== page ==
DANIEL SUELO IS ONE of the most interesting characters I’ve ever met. At dinner with him and some friends almost a decade ago, I spent the evening trying to understand his view of money—or, to be more accurate, his refusal to believe in money at all.
Suelo was in Montana to talk about a book that had been written about him, The Man Who Quit Money. As the title implies, Suelo—a well-educated and articulate man—made a decision in 2000 to stop using money. At the time I met him, he had lived off the land, foraged for food in dumpsters and managed to survive without using money for a dozen years. When he wasn’t traveling, he solved his need for housing by living in a cave in Utah.
The evening got even more interesting when we went with Suelo to a large, standing room-only event. He was treated as an almost god-like figure by the crowd, who seemed mesmerized by a man who had seemingly found a way to say “no” to the most dominating influence in our culture. I was reminded of the scene in Forrest Gump when a crowd began running with Gump because he appeared to have figured out the secret to life. Suelo seemed to exude the peace and serenity that others craved. The crowd was clearly captivated by the dream of an apparently happy life with no need to strive for money.
Like Suelo, Chuck Feeney has also inspired many to think unconventionally about money. And like Suelo, Feeney is also drawn to spartan living. That, however, is where the similarities end. As profiled in Forbes recently, Feeney amassed billions through Duty Free Shoppers, the successful business he co-founded. Feeney pledged to give away almost his entire $8 billion net worth before he died. He just achieved his goal.
According to Forbes, Feeney gave his money away over the last four decades to charities, universities and foundations. He has nothing left now and he couldn’t be happier. While most of Feeney’s gifts were anonymous, his story is now out. He’s become the inspiration for a movement among billionaires to give away most of their wealth during their lifetime.
I think the intense interest in Suelo and Feeney suggests that something’s awry with our relationship with money. Why is it so fascinating to hear about one guy who quits using money and another who makes $8 billion, only to give it away? When our culture teaches that happiness can be achieved through money, it’s jarring when we see others headed in the opposite direction.
As a bank executive, I worked with a lot of marketing people over the years. One of the first lessons I learned from the marketers: It’s boring and ineffective to sell the features of a product. Instead, you sell the dream. In other words, don’t emphasize the low interest rate on a car loan. Instead, encourage customers to see the bank as helping them become who they were meant to be by financing that Tesla.
Professional marketers sell things by connecting them to happiness, life satisfaction, fulfillment and peace. The pitch is that we can become self-actualized only if we buy the products that will get us there. The logical conclusion: We need to pursue money to achieve a fulfilling life.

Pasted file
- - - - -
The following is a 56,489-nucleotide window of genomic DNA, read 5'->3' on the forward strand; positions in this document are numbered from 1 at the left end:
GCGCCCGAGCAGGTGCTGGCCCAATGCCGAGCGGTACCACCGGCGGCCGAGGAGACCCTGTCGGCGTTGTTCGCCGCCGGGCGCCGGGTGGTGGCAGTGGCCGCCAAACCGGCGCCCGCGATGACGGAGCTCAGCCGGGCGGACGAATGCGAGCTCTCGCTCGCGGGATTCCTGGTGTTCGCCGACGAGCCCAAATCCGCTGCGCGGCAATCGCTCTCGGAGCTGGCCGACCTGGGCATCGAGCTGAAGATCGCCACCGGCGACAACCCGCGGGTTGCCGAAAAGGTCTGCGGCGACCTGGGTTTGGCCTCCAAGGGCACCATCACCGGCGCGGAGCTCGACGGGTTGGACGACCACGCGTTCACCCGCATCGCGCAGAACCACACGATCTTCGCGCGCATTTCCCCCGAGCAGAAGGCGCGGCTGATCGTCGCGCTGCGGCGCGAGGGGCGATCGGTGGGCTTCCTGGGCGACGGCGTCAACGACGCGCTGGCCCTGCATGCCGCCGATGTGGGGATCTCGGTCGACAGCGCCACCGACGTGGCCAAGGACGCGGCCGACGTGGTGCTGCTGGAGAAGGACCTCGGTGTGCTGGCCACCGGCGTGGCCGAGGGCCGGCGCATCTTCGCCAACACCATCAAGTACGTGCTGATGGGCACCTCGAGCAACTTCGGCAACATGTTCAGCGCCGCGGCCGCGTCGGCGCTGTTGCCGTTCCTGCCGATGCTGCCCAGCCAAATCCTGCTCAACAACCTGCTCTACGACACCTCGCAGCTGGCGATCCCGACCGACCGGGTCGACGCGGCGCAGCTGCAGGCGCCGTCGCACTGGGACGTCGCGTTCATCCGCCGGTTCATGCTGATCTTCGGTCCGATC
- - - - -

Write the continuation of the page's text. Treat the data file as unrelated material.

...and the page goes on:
While some products and experiences do deliver short-term happiness, and that’s a good thing, they don’t have the ability to bring long-term purpose. Our relationship with money turns dysfunctional when we demand something of money that it can’t deliver.
One unfortunate casualty: With the rise of consumerism and marketing after the Second World War, charitable giving began to decline. Indeed, Soviet dissident Alexander Solzhenitsyn gave an insightful Harvard commencement speech in 1978 in which he noted that the West was exchanging the pursuit of happiness through virtue for the pursuit of happiness through material goods.
I was on a radio show recently and the interviewer asked, “What’s the purpose of money?” I suggested that its highest and best use is as “a way to bless others.” This definition needs to be more nuanced. For example, one way for entrepreneurs to bless their employees is to reinvest profits in the business, so they’re able to give raises and create new jobs. The definition also shouldn’t exclude caring for ourselves, now and in the future. If we don’t plan for retirement, we may end up being a burden to our children.
I firmly believe helping others with our money can be a spiritual antidote to today’s endless consumerism. But how? If you don’t have $8 billion to give away, here are five ideas:
Joe Kesler is the author of Smart Money with Purpose and the founder of a website with the same name, which is where a version of this article first appeared. He spent 40 years in community banking, assisting small businesses and consumers. Joe served as chief executive of banks in Illinois and Montana. He currently lives with his wife in Missoula, Montana, spending his time writing on personal finance, serving on two bank boards and hiking in the Rocky Mountains. Joe’s previous articles were True Wealth and Life as a Loan Shark.